Unpacking the Myths
Pirate Fact vs. Pirate Fiction
In this, the fourth installment of Rum, Sodomy, and the Lash, your host Jeromy Foberg discusses the many differences between pirates and piracy as they exist in fiction and how they existed.
Before we go any further, let me say that educating people about what pirates really were is one of the driving forces in my life. Hollywood has infected our popular consciousness with the image of Jack Sparrow, and while I don’t want to shout “you’re wrong” at people, if you think Jack Sparrow is in any way a typical pirate, you’re wrong.
I’m not doing this to spoil things for people. I understand that fictional pirates make great fodder for adventure stories and games—and we need those stories and games to make our lives entertaining. Heck, I rely on those games and stories to generate interest for people to want to come aboard the Formidable and listen to me talk. I just want people to understand the difference between fact and fantasy.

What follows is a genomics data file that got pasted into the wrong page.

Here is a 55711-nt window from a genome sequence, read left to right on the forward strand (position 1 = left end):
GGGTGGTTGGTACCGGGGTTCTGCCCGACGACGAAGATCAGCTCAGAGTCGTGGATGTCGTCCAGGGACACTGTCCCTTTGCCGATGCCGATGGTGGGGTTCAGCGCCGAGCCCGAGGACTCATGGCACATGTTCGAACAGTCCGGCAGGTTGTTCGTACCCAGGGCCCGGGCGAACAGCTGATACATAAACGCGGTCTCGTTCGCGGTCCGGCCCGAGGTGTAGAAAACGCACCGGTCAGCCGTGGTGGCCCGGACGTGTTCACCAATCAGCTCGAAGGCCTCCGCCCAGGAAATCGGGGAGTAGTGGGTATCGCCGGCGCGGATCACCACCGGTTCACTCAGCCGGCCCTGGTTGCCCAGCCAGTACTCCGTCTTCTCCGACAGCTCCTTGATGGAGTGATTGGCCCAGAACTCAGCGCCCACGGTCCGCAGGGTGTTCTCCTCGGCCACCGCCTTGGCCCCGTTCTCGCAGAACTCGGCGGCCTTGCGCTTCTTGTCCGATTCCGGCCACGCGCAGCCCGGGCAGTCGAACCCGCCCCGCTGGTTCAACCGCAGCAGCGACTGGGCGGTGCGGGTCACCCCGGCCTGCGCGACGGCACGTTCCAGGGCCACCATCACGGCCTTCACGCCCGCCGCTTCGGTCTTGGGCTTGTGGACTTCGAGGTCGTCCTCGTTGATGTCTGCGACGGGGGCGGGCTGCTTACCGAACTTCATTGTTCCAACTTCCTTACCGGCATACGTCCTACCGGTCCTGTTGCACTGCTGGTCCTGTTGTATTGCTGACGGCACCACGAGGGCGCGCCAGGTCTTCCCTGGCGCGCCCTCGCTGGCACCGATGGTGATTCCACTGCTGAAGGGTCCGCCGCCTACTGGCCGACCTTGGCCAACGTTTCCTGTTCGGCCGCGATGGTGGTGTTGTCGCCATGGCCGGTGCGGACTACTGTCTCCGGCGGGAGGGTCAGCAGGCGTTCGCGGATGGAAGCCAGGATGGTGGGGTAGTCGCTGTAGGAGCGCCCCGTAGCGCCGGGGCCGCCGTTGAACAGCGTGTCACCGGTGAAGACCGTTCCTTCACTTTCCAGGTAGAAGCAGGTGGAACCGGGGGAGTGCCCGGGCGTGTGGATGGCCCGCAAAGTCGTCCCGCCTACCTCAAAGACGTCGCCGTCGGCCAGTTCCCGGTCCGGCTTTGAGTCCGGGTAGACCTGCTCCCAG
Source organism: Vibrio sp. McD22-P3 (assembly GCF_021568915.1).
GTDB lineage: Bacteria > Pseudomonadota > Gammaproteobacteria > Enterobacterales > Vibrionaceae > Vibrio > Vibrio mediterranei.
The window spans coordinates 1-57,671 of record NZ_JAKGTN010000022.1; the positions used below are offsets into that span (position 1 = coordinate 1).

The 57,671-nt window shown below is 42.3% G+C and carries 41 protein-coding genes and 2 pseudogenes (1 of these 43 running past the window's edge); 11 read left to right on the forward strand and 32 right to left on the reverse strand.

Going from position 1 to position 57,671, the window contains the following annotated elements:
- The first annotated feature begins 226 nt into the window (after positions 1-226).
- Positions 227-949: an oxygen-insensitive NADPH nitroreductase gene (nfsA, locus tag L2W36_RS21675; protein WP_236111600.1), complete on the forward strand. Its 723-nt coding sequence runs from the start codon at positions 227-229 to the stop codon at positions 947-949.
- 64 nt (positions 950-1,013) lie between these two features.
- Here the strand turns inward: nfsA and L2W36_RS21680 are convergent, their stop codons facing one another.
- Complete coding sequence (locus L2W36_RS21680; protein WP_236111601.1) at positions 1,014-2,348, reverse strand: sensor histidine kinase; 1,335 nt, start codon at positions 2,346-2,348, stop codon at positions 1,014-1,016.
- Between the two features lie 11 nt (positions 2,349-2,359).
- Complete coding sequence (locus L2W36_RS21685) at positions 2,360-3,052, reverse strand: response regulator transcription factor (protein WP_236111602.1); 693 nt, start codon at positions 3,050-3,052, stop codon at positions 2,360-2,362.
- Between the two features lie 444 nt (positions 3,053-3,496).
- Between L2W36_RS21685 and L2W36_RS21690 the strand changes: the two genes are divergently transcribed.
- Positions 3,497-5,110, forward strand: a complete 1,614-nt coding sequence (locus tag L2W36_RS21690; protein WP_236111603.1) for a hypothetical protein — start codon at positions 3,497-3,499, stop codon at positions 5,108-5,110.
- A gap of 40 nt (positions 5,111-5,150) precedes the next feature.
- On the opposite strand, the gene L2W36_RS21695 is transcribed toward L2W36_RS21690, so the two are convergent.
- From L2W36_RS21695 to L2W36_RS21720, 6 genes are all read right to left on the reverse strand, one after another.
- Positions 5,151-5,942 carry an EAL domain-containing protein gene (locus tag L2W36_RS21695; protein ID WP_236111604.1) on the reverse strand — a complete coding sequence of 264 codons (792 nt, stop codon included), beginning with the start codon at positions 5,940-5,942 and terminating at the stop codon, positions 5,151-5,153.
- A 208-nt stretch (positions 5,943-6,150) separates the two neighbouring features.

While my customers often want to hear the reality of what life was like as a pirate, some fictional stereotypes have made pirates so “kid friendly” that I can’t always bring up what really happened [ 1 ].
Pirates Did Bad Things
As an extreme example, there’s a popular pirate show for small children that has an image floating around with a quote from the show: “A good pirate doesn’t steal from other people.” They keep using that word, but I don’t think it means what they think it means [ 2 ].